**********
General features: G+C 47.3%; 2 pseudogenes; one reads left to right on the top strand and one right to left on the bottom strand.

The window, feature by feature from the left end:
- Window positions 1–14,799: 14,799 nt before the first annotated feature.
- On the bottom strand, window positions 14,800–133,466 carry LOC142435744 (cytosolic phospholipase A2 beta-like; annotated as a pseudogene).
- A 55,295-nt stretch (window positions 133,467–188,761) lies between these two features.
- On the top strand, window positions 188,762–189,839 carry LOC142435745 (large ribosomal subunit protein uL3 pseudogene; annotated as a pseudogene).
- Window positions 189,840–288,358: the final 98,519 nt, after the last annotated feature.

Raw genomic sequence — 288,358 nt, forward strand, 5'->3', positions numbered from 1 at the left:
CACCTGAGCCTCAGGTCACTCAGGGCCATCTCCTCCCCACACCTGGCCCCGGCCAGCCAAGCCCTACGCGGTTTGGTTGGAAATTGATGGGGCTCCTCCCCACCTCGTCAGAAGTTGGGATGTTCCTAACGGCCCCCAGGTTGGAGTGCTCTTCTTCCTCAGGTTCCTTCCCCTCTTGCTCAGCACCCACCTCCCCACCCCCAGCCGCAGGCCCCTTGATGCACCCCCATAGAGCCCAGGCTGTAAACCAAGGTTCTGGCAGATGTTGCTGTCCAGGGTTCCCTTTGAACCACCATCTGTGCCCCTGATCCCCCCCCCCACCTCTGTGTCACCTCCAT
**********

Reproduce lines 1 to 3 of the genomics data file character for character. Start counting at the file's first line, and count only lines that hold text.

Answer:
General features: G+C 47.3%; 2 pseudogenes; one reads left to right on the top strand and one right to left on the bottom strand.

The window, feature by feature from the left end:
- Window positions 1–14,799: 14,799 nt before the first annotated feature.